Better resuscitation outcomes, including 24-hour survival and favorable neurological outcome, were observed in the X-CPR group, although the differences were not statistically significant. The hemodynamic-directed CPR targeting SBPs > 90 mmHg was introduced recently and showed better survival and neurological outcome than the conventional CPR method targeting the designated compression depth and rate.[24, 25] These findings imply that the hemodynamics during CPR would be more important than keeping a constant compression depth and rate for improving resuscitation outcomes. Our study showed that higher SAP was maintained in the X-CPR group than in the LUCAS group, and would be a major reason for the better outcomes in the former group.

In our study, both X-CPR and the LUCAS were associated with high incidence rates of lung contusions and rib fractures. This result raised a concern on the high rate of complications with the mechanical CPR devices. The frequency of rib fracture was higher in the X-CPR group than in the LUCAS group, although the difference was statistically insignificant. In a study to compare safety between the LUCAS, AutoPulse, and manual CPR, the incidence rates of rib and sternal damages were not statistically different between the CPR methods, although the rates tended to be higher in AutoPulse than in the LUCAS.[26] This would be a consequence of the use of a circumferential band such as X-CPR to strain the thorax in AutoPulse. The high incidence of rib fractures in X-CPR may be associated with the use of a thoracic strap as in AutoPulse. The high incidence of rib fractures in both X-CPR and the LUCAS may be partly due to the difference in the anatomic conformation of the chest between animals and humans.

Mechanical CPR has not shown superiority over manual CPR in terms of survival or favorable neurological outcomes in large clinical trials.[27, 28] However, generalization of the results from clinical trials is limited because the extremely high manual CPR performance of EMS systems included in clinical trials might not reflect the average performance of an EMS system. Mechanical CPR offers undoubtedly a high quality of resuscitation even in special situations, including ambulance or helicopter transport.[29, 30] Mechanical CPR devices can be used for maintaining systemic perfusion during percutaneous coronary intervention, pericardiocentesis, or extracorporeal membrane oxygenation in patients with circulatory collapse or cardiac arrest.[31, 32] In this respect, further study of clinical situations where mechanical CPR is effective is needed.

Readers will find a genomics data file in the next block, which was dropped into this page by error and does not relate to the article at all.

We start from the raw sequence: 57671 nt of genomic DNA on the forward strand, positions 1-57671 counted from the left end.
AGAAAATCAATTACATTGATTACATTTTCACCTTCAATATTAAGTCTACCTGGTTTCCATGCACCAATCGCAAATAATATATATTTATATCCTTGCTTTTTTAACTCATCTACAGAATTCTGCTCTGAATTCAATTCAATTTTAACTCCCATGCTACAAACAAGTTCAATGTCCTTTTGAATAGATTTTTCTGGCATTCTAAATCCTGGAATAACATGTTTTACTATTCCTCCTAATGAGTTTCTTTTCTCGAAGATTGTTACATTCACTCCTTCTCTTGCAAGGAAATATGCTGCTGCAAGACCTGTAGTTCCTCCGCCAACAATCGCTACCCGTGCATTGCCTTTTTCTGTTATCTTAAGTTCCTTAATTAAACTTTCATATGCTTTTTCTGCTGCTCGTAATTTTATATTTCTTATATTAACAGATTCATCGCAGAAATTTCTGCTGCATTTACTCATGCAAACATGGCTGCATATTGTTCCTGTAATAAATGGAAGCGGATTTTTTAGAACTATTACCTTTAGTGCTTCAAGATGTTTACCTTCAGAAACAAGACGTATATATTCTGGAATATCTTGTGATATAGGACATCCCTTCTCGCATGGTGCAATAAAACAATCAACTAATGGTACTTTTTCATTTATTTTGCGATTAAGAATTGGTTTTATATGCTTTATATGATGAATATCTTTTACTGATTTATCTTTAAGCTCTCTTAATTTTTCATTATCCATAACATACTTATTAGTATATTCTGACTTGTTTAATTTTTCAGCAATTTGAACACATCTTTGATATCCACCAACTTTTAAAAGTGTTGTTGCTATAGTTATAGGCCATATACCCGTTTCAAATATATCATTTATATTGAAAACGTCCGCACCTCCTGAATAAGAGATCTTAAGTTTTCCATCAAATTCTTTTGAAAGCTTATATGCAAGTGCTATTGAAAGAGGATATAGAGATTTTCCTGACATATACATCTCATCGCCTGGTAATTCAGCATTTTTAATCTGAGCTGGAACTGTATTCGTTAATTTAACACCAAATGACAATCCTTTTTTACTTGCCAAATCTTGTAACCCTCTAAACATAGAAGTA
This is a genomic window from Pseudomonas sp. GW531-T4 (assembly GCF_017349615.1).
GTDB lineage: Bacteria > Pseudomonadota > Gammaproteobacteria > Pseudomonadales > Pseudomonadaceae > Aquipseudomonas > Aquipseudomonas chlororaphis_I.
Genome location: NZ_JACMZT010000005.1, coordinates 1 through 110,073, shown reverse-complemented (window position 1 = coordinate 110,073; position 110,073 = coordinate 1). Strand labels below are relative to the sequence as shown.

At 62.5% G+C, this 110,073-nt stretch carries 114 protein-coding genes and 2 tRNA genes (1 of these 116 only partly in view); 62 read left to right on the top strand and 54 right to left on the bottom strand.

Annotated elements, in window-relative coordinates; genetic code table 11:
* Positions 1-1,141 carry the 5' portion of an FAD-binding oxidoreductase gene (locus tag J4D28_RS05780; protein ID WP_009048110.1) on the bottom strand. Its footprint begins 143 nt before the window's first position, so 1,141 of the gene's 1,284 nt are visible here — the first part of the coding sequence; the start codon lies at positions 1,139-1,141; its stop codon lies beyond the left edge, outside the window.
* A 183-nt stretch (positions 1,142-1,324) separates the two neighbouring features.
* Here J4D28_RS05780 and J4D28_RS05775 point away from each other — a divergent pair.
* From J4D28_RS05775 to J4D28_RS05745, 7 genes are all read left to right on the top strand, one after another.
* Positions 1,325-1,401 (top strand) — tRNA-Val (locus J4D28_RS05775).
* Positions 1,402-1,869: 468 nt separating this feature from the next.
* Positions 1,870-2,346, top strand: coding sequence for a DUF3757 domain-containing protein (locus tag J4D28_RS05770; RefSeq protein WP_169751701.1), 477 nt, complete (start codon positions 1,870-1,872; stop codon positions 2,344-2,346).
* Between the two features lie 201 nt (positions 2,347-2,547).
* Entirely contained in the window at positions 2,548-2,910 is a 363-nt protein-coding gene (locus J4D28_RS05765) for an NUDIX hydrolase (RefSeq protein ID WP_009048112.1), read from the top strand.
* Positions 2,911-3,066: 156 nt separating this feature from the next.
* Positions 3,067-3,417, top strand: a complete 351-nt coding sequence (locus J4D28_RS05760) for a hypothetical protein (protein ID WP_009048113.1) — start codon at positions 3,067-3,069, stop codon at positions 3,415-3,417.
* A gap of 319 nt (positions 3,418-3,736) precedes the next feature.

This study has several limitations. First, we used an animal cardiac arrest model; therefore, the study results would be difficult to extrapolate to human individuals. The thoracic conformation in pigs is more oval than that in humans; thus, the hemodynamic effects produced by the thoracic strap of X-CPR or the suction cup of the LUCAS may be different from those in human beings. The accompanying limitations of an experimental animal model include the mode and cause of cardiac arrest that differ from those in clinical situations, the use of a controlled environment in the experimental setting, and the use of anesthetics. The low numbers of resuscitated pigs and high incidence of complications that might reflect a conformational difference of the chest wall from that of humans warrants a need for future studies on X-CPR to generalize this result. Second, even though the investigators tried to maintain approximately 300 mL of ventilation volume by squeezing one-third of a resuscitation bag with a volume of 1,500 mL, the delivered volume in every ventilation might be different and could influence the hemodynamic parameters during CPR by affecting the intrathoracic pressure and volume. Third, histopathological evaluation to determine the brain outcome was not included in this study because it was designed to compare hemodynamic effects and outcomes between two CPR devices. Finally, the sample size was too small to determine the difference between the groups, although it was calculated on the basis of a previous study.


CPR with a motor-driven X-CPR and CPR with the LUCAS produced similar hemodynamic effects and resuscitation outcomes in a swine model of cardiac arrest.

Supporting information

S1 Fig. Mechanism of simultaneous sternothoracic cardiopulmonary resuscitation with X-CPR illustrated on an axial image of the chest.

X-CPR exploits compression of the sternum with a piston (black arrow) and simultaneous constriction of the thorax with a strap (gray arrow) in a cycle.


S2 Fig. Animated illustration of simultaneous sternothoracic cardiopulmonary resuscitation.